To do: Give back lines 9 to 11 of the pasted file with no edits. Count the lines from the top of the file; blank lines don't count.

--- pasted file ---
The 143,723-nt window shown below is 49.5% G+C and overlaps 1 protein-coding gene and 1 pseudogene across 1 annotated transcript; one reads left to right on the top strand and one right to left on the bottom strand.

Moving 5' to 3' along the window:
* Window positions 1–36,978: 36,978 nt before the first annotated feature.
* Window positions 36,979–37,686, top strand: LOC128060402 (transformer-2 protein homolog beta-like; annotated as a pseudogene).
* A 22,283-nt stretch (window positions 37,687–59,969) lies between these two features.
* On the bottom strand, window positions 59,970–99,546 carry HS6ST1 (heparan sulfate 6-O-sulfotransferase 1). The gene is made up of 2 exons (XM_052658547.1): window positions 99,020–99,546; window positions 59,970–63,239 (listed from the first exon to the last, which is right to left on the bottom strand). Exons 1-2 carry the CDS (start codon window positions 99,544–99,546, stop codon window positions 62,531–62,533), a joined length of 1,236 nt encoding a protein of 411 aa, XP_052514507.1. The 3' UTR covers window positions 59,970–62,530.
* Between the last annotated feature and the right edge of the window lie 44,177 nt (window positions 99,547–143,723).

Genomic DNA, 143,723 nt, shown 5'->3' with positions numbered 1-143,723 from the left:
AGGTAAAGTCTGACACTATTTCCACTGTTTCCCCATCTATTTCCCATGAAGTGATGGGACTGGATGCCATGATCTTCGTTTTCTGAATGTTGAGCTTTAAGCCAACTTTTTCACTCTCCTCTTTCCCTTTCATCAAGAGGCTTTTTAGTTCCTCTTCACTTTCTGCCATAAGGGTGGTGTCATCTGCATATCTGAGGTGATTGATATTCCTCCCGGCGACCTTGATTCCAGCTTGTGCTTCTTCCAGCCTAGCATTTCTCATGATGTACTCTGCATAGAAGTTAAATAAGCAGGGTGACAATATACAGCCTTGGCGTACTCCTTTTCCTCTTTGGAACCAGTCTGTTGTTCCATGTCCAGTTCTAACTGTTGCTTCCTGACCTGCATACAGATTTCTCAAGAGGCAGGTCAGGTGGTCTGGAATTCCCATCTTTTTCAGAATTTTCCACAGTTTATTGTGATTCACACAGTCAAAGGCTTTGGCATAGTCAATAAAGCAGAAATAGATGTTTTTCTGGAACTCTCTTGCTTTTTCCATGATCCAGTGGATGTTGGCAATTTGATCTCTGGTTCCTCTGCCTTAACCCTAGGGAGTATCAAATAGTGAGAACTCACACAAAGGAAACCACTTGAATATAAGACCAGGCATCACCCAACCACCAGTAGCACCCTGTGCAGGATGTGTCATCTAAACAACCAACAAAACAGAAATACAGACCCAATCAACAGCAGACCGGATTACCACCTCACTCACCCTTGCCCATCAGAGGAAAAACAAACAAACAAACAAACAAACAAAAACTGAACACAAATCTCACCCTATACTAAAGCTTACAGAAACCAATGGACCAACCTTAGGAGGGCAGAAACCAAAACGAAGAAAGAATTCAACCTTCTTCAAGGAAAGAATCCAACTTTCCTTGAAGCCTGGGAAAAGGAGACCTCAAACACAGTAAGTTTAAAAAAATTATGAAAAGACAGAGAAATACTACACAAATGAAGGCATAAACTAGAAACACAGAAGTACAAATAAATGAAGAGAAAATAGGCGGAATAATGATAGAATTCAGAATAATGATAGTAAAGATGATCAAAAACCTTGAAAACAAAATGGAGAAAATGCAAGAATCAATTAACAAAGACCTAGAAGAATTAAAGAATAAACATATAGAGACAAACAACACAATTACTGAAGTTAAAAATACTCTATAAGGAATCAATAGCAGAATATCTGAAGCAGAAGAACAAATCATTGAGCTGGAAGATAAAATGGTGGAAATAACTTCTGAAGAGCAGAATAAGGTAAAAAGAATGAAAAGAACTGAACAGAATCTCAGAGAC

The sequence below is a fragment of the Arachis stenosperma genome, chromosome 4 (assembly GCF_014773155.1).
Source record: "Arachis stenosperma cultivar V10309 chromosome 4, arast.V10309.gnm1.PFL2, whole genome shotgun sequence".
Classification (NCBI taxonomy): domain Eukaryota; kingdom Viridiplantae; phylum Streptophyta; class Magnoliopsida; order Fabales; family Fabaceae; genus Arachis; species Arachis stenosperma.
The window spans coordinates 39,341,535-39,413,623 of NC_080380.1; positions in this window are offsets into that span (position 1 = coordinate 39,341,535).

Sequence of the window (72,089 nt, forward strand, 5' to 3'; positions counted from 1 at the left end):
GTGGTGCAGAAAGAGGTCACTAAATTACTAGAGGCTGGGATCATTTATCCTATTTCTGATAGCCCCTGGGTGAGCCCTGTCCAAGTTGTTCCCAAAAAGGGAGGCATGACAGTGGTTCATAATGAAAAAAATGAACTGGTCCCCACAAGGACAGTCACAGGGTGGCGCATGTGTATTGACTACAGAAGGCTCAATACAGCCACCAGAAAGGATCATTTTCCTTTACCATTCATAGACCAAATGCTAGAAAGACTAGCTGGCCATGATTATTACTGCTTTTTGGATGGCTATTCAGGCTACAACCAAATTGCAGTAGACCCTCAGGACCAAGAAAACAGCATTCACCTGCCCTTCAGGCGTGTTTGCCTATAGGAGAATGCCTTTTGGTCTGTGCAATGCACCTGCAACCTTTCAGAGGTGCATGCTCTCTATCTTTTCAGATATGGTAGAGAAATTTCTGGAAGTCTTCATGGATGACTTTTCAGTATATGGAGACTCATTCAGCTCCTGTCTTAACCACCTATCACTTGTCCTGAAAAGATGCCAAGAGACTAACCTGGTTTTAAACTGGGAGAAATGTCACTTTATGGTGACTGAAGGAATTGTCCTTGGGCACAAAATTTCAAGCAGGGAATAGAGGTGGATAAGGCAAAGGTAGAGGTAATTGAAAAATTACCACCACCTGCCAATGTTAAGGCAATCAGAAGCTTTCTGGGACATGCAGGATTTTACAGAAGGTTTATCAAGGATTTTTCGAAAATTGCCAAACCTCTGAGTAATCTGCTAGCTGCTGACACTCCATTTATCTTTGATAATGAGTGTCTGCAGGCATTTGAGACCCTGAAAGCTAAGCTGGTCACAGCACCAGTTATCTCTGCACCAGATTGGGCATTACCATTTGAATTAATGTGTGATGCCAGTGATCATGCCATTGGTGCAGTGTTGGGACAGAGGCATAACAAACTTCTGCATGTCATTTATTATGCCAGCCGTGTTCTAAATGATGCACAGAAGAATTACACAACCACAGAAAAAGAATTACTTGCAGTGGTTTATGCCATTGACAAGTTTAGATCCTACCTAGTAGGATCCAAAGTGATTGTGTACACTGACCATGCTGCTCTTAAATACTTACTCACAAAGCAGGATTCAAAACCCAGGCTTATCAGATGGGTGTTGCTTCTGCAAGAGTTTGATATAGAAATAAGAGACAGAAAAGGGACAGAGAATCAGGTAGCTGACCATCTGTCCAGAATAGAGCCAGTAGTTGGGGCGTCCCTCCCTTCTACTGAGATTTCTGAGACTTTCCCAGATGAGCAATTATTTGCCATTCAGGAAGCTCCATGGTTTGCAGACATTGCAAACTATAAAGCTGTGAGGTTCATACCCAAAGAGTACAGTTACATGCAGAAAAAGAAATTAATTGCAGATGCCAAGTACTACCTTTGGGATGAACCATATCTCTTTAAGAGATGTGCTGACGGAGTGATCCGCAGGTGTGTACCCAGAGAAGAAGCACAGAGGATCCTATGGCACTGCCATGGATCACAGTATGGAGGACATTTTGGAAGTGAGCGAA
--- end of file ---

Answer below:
AGGTAAAGTCTGACACTATTTCCACTGTTTCCCCATCTATTTCCCATGAAGTGATGGGACTGGATGCCATGATCTTCGTTTTCTGAATGTTGAGCTTTAAGCCAACTTTTTCACTCTCCTCTTTCCCTTTCATCAAGAGGCTTTTTAGTTCCTCTTCACTTTCTGCCATAAGGGTGGTGTCATCTGCATATCTGAGGTGATTGATATTCCTCCCGGCGACCTTGATTCCAGCTTGTGCTTCTTCCAGCCTAGCATTTCTCATGATGTACTCTGCATAGAAGTTAAATAAGCAGGGTGACAATATACAGCCTTGGCGTACTCCTTTTCCTCTTTGGAACCAGTCTGTTGTTCCATGTCCAGTTCTAACTGTTGCTTCCTGACCTGCATACAGATTTCTCAAGAGGCAGGTCAGGTGGTCTGGAATTCCCATCTTTTTCAGAATTTTCCACAGTTTATTGTGATTCACACAGTCAAAGGCTTTGGCATAGTCAATAAAGCAGAAATAGATGTTTTTCTGGAACTCTCTTGCTTTTTCCATGATCCAGTGGATGTTGGCAATTTGATCTCTGGTTCCTCTGCCTTAACCCTAGGGAGTATCAAATAGTGAGAACTCACACAAAGGAAACCACTTGAATATAAGACCAGGCATCACCCAACCACCAGTAGCACCCTGTGCAGGATGTGTCATCTAAACAACCAACAAAACAGAAATACAGACCCAATCAACAGCAGACCGGATTACCACCTCACTCACCCTTGCCCATCAGAGGAAAAACAAACAAACAAACAAACAAACAAAAACTGAACACAAATCTCACCCTATACTAAAGCTTACAGAAACCAATGGACCAACCTTAGGAGGGCAGAAACCAAAACGAAGAAAGAATTCAACCTTCTTCAAGGAAAGAATCCAACTTTCCTTGAAGCCTGGGAAAAGGAGACCTCAAACACAGTAAGTTTAAAAAAATTATGAAAAGACAGAGAAATACTACACAAATGAAGGCATAAACTAGAAACACAGAAGTACAAATAAATGAAGAGAAAATAGGCGGAATAATGATAGAATTCAGAATAATGATAGTAAAGATGATCAAAAACCTTGAAAACAAAATGGAGAAAATGCAAGAATCAATTAACAAAGACCTAGAAGAATTAAAGAATAAACATATAGAGACAAACAACACAATTACTGAAGTTAAAAATACTCTATAAGGAATCAATAGCAGAATATCTGAAGCAGAAGAACAAATCATTGAGCTGGAAGATAAAATGGTGGAAATAACTTCTGAAGAGCAGAATAAGGTAAAAAGAATGAAAAGAACTGAACAGAATCTCAGAGAC

The sequence below is a fragment of the Arachis stenosperma genome, chromosome 4 (assembly GCF_014773155.1).
Source record: "Arachis stenosperma cultivar V10309 chromosome 4, arast.V10309.gnm1.PFL2, whole genome shotgun sequence".